ISSN (Print) - 0012-9976 | ISSN (Online) - 2349-8846

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Theory and Practice in Ecology

Ecosystem Management: Towards Merging Theory and Practice by Dhrubajyoti Ghosh, New Delhi, Nimby Books, 2014; pp 270, Rs 390 paperback.

The author sets the tone of this book early on by making a statement that, “We are constantly avoiding an elementary question. What will be the impact on our ecosystem earth of the growing population of the relatively poor and exponentially growing consumption of the relatively rich? A reminder: we do not have endlessly stretchable resources in nature. We are trying to avoid the consequence of this profligacy by being silent or positioning ourselves in some feeble hideouts” (p 6).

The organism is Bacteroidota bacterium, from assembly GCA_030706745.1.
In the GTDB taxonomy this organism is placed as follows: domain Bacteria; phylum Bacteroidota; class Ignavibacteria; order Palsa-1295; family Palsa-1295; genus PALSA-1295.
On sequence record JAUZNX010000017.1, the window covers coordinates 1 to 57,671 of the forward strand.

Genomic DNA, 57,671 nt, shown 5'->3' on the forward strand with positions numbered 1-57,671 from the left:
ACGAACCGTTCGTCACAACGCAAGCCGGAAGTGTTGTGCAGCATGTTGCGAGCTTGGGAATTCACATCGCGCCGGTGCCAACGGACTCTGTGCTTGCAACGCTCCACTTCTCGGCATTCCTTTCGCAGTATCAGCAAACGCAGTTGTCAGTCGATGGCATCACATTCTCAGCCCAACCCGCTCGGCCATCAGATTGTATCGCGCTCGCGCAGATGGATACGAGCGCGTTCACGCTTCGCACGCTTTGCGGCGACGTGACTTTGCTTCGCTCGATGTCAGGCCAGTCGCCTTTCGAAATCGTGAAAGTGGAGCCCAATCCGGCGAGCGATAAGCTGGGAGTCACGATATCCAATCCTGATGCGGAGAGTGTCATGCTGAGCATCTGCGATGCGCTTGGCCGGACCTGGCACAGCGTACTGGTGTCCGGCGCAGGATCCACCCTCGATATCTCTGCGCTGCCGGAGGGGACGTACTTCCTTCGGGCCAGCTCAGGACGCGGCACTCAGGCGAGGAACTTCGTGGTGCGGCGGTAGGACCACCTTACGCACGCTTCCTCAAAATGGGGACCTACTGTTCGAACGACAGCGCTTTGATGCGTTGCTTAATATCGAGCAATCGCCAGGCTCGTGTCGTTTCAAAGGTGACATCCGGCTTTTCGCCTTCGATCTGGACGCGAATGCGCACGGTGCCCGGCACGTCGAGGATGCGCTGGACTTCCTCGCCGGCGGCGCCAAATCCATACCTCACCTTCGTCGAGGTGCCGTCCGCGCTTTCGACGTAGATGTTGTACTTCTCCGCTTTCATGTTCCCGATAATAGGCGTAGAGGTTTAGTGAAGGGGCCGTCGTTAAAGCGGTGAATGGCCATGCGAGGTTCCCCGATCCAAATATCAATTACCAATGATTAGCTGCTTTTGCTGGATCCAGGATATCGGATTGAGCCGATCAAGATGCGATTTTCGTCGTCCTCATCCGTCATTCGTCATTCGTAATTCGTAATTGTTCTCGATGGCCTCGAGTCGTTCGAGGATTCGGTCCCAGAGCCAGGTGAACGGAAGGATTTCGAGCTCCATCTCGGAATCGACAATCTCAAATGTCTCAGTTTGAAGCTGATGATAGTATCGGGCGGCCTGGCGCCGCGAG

In the body of the book, the author has taken a clear position that knowledge of “ecology” has been a constant factor in advancing diverse societies and cultures, particularly in their management and use of natural resources for survival and livelihoods. This includes the knowledge of indigenous communities whom the author likes to identify as “proto-ecologists” (p 122). The book offers a push towards a meeting of the knowledge of “proto-ecologists” in the various indigenous communities and of ecologists who are generating trans-disciplinary knowledge on the natural environment within the paradigm of modern science. Indeed, the author describes the ecologists as scientists with a broader knowledge base, not limited to the traditional limits of life sciences alone. In India, the author points out, “most people, don’t know the meaning of the terms ‘ecology,’ ‘ecosystem approach’ or ‘ecosystem management.’ These terms have been translated from English into regional languages, but not many use them. But well-known historians have recorded outstanding instances of managing forests, water resources, urban space and landscapes” (p 9).

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